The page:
Challenges Journalism Faces Covering the COVID19 Pandemic in the Context of Media-Hostile Government
By the time this article is published, Brazil may have achieved the terrible rate of 3,000 deaths per day due to COVID-19. While vaccination rates accelerate over the world, the country faces the worst phase of the pandemic so far due to a government that denies how severe the problem is and refuses to buy vaccines on the scale the country needs them. While other political authorities try to avoid the collapse of the Brazilian health system and disagree on what they should do with President Jair Bolsonaro, the news media have provided information about the pandemic even when the federal government tries to hold them back.
Conflicts between the most prominent media brands and the President have not started with the pandemic, but the federal government’s actions increased them. By saying the disease is a “little flu” or falsely arguing it has a treatment, the President fostered a division in which following recommendations from the world health authorities became a political statement. Meanwhile, news organizations have been offering accurate information about the pandemic in Brazil. At some point, they created a consortium to get COVID related deaths data because the federal government imposed difficulties on accessing it. How does this scenario impact journalism’s role in the context of a media-hostile government during a severe health crisis?
On the one hand, offering reliable information anchored in world health authorities’ recommendations is part of news organizations’ mission. On the other, when doing it in a context where politicians polarize with the media, such as Brazil’s political environment, journalism risks being regarded as partisan or irrelevant by part of society. Of course, this does not mean that organizations should ignore scientific consensus to please audience segments, but overlooking this challenge does not prevent it from being real.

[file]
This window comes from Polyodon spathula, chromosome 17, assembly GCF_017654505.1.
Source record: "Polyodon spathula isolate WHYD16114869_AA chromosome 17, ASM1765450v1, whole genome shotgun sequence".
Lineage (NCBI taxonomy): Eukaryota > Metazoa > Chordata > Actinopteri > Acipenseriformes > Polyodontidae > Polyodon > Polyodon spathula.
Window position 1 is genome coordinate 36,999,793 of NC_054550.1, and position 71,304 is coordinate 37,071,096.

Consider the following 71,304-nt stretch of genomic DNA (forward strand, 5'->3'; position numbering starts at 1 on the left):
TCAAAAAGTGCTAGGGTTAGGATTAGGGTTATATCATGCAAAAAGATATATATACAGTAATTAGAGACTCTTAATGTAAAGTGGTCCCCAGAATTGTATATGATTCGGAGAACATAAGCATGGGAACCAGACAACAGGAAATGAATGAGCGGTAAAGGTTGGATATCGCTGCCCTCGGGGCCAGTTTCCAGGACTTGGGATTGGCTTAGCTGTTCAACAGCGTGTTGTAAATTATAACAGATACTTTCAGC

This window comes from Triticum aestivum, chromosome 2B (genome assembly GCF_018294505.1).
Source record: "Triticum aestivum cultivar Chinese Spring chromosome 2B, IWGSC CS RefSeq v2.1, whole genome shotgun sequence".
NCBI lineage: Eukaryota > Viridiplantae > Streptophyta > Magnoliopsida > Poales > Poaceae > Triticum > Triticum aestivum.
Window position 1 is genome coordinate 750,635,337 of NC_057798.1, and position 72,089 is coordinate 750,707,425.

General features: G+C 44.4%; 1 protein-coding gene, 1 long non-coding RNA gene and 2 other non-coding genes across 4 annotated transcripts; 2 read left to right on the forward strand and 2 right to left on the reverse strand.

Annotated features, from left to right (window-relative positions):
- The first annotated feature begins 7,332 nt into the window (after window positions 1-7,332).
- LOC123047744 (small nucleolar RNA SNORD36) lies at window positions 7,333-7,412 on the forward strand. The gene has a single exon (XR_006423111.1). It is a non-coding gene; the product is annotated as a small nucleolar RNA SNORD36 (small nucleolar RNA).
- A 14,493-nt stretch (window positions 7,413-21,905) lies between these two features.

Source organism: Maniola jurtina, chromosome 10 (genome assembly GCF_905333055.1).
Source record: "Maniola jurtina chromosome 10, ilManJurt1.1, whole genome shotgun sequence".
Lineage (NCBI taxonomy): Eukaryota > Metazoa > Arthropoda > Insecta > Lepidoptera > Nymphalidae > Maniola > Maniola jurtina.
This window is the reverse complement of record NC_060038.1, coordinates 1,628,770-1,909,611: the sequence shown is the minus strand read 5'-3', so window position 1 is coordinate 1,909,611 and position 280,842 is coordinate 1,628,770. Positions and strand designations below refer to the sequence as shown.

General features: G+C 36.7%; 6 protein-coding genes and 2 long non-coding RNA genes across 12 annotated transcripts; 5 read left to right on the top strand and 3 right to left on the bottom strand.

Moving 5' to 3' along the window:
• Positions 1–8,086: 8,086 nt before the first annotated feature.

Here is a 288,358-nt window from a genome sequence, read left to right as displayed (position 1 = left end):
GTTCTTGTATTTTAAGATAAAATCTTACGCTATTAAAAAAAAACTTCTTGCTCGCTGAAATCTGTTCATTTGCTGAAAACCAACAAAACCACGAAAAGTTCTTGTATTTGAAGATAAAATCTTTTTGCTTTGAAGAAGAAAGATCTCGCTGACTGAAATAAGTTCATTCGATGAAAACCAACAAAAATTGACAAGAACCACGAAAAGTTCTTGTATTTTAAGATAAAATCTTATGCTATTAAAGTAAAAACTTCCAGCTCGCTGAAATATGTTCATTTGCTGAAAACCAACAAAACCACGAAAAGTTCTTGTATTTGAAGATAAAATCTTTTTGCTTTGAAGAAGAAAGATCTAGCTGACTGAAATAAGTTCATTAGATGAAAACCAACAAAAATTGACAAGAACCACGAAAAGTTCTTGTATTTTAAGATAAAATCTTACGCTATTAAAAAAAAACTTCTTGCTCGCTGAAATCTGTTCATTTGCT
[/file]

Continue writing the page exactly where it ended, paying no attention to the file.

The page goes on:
In interviews conducted in the Trust in News Project, journalists who work for some of these organizations often mentioned how the pandemic reinforced the importance of their work for Brazilian society. They also said this was accompanied by rising audience rates throughout 2020. Although they have different perspectives, practitioners tend to perceive that when people really need accurate information, they rely on sources they already know, which tends to be traditional journalism brands.
It is not clear, however, whether audiences agree with journalists’ perspectives. The peaks in access to traditional sources might indicate that people see value in journalism, especially during a crisis in which the government barely has any guidelines on coping with it. On the other side, people are also tired of the situation – and of receiving bad news –, which might increase the shooting the messenger effect, with journalists and news organizations being mistaken as responsible for the problems they report.
Also, 16% of Brazilians see journalists as the main source of misinformation in the country, and partisan preferences play a relevant role there. For more partisan citizens, covering the pandemic (and the government’s recklessness) could be seen as an attempt to hurt the President. In this equation, we also find journalism’s weaknesses that might generate problems in an already complicated situation. Poorly investigated reporting and space for speculations about vaccines (or how severe the pandemic really is) could be exploited as a way of undermining journalism’s credibility – and sometimes news organizations’ behaviour provides critics with fair points.
The Brazilian situation during the pandemic seems to maximize the challenge journalists face, especially in complex societies. In some cases, sticking to their fundamental mission of offering accurate information about public affairs might reduce the audience they reach or raise questions about their impartiality. At the same time, tailoring information for audiences who do not want to see counterarguments to their perspectives could hurt journalists’ function if, to do so, they need to go against the facts or scientific consensus. In general, we have strong reasons to believe that well-researched journalism matters for societies and people who consume it know how it looks like. However, the challenge is to reach and resonate with citizens who tend to distrust this kind of information. This is not a shortcoming journalism can overcome by itself, but it depends on society’s expectations and preferences when consuming news.
Written by Dr. Camila Mont’Alverne
Dr. Camila Mont’Alverne is a Postdoctoral Research Fellow at the Reuters Institute for the Study of Journalism (University of Oxford), working on the Trust in News Project. She received her PhD in Political Science from the Federal University of Paraná, Brazil, in 2020.